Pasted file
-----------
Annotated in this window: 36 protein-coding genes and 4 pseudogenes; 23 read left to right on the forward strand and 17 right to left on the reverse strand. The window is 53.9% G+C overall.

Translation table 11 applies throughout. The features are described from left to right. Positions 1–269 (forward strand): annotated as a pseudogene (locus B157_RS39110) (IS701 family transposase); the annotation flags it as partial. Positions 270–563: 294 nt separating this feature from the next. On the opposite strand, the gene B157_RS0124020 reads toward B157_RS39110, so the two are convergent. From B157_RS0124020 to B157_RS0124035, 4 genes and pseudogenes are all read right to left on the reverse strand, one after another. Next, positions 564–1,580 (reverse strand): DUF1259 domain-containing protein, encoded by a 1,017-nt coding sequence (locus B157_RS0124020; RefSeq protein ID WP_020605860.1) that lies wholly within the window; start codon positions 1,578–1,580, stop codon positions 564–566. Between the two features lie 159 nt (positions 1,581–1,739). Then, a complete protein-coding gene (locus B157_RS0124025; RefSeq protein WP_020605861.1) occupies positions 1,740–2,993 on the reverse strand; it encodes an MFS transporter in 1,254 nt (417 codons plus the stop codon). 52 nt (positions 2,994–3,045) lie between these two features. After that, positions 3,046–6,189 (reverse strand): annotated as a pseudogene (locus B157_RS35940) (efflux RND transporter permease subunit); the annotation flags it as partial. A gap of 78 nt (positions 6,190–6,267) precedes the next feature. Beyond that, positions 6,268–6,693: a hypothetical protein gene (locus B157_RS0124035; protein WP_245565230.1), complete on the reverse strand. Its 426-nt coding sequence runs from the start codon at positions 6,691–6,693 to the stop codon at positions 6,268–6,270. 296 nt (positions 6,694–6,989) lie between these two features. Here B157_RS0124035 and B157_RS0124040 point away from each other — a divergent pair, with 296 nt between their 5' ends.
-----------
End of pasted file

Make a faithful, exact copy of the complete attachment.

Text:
Annotated in this window: 36 protein-coding genes and 4 pseudogenes; 23 read left to right on the forward strand and 17 right to left on the reverse strand. The window is 53.9% G+C overall.

Translation table 11 applies throughout. The features are described from left to right. Positions 1–269 (forward strand): annotated as a pseudogene (locus B157_RS39110) (IS701 family transposase); the annotation flags it as partial. Positions 270–563: 294 nt separating this feature from the next. On the opposite strand, the gene B157_RS0124020 reads toward B157_RS39110, so the two are convergent. From B157_RS0124020 to B157_RS0124035, 4 genes and pseudogenes are all read right to left on the reverse strand, one after another. Next, positions 564–1,580 (reverse strand): DUF1259 domain-containing protein, encoded by a 1,017-nt coding sequence (locus B157_RS0124020; RefSeq protein ID WP_020605860.1) that lies wholly within the window; start codon positions 1,578–1,580, stop codon positions 564–566. Between the two features lie 159 nt (positions 1,581–1,739). Then, a complete protein-coding gene (locus B157_RS0124025; RefSeq protein WP_020605861.1) occupies positions 1,740–2,993 on the reverse strand; it encodes an MFS transporter in 1,254 nt (417 codons plus the stop codon). 52 nt (positions 2,994–3,045) lie between these two features. After that, positions 3,046–6,189 (reverse strand): annotated as a pseudogene (locus B157_RS35940) (efflux RND transporter permease subunit); the annotation flags it as partial. A gap of 78 nt (positions 6,190–6,267) precedes the next feature. Beyond that, positions 6,268–6,693: a hypothetical protein gene (locus B157_RS0124035; protein WP_245565230.1), complete on the reverse strand. Its 426-nt coding sequence runs from the start codon at positions 6,691–6,693 to the stop codon at positions 6,268–6,270. 296 nt (positions 6,694–6,989) lie between these two features. Here B157_RS0124035 and B157_RS0124040 point away from each other — a divergent pair, with 296 nt between their 5' ends.